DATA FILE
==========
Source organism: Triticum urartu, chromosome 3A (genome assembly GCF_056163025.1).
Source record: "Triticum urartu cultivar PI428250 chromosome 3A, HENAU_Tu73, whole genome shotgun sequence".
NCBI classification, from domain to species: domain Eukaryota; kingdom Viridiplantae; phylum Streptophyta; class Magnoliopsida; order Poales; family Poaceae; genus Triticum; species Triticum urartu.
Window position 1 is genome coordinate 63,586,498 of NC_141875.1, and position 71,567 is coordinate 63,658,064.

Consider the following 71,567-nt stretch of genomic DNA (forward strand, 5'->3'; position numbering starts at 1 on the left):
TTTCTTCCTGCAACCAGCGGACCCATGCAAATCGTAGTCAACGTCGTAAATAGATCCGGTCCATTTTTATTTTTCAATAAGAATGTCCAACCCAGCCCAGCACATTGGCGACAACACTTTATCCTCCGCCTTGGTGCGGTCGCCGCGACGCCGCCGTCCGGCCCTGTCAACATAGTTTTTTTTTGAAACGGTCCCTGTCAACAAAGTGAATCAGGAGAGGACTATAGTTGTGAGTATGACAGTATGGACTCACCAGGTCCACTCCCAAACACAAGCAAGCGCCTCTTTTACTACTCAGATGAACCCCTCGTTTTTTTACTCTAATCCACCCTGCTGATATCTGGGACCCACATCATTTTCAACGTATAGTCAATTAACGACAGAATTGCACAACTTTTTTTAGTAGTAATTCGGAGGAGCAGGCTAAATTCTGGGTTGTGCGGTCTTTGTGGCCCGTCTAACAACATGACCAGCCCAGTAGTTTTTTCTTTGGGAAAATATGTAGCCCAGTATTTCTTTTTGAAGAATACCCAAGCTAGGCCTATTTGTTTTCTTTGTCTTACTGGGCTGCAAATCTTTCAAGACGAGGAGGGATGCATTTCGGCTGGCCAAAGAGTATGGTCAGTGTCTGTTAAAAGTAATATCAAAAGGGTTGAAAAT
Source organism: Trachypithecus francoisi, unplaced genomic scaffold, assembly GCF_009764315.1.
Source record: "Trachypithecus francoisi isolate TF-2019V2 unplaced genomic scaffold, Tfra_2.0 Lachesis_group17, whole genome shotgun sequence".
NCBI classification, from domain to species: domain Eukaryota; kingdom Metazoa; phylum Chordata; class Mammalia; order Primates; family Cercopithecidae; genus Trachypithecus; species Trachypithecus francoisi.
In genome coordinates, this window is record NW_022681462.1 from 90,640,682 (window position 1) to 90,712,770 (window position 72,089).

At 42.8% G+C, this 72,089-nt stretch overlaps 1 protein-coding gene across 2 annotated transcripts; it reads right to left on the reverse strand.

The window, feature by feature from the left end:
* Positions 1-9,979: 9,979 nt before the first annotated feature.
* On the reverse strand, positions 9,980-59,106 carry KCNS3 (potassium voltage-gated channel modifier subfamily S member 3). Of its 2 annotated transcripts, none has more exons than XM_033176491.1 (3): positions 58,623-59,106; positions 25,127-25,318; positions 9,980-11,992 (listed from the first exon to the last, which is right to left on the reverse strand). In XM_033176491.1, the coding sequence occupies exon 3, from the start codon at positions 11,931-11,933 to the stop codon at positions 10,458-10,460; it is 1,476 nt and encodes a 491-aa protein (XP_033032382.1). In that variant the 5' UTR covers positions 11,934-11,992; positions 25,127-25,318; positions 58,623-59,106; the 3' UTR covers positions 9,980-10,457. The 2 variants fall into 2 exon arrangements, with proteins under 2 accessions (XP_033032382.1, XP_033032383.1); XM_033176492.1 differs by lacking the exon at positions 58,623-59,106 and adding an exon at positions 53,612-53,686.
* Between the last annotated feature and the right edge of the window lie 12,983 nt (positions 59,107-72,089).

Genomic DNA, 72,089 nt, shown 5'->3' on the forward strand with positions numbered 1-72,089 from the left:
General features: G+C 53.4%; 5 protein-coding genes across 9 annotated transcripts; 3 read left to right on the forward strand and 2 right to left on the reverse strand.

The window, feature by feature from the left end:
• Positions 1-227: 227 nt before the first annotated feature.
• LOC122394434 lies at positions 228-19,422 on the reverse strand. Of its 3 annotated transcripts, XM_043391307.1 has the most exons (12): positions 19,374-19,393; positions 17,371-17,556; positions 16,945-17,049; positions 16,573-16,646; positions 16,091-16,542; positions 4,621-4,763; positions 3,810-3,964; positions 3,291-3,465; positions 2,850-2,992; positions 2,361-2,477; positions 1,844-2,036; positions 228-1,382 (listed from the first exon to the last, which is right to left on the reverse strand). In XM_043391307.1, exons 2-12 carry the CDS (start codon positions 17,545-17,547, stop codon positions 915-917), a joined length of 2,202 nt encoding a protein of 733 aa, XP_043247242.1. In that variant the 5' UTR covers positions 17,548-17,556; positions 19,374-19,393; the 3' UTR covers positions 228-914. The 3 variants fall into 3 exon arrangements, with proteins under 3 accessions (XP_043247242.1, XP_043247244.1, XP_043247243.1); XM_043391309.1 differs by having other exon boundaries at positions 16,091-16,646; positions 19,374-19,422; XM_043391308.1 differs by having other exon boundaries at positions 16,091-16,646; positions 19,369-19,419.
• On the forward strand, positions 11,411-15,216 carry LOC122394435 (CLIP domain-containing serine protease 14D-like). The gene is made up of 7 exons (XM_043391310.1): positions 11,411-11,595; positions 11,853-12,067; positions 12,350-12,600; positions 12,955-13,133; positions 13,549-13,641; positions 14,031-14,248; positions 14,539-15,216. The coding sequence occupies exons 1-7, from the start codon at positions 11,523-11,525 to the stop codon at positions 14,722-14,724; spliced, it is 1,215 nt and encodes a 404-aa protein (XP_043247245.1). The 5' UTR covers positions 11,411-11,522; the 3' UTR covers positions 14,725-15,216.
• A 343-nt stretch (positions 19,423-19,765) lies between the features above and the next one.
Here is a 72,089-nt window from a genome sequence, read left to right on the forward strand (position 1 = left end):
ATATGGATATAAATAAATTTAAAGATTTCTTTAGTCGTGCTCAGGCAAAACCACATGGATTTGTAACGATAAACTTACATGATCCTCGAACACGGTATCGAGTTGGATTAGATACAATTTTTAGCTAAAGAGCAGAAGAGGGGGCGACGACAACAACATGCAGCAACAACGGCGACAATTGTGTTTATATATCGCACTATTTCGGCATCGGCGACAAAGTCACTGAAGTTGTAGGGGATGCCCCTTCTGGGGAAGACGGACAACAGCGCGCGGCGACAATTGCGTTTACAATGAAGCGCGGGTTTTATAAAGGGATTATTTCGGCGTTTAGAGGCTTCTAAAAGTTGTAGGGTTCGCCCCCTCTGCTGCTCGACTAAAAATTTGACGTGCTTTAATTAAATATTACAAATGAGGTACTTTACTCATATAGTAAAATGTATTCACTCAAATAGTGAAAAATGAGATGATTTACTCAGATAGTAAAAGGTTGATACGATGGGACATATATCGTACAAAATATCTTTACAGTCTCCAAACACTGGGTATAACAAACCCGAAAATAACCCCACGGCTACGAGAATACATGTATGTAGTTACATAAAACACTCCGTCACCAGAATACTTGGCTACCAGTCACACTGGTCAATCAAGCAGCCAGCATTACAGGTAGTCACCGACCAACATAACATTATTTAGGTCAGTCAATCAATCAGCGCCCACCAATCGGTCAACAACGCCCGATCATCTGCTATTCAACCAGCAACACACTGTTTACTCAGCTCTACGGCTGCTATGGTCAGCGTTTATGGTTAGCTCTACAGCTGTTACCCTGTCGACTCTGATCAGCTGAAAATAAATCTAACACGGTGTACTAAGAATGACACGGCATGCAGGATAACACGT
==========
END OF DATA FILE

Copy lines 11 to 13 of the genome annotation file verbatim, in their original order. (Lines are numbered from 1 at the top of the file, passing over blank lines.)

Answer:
At 42.8% G+C, this 72,089-nt stretch overlaps 1 protein-coding gene across 2 annotated transcripts; it reads right to left on the reverse strand.

The window, feature by feature from the left end:
* Positions 1-9,979: 9,979 nt before the first annotated feature.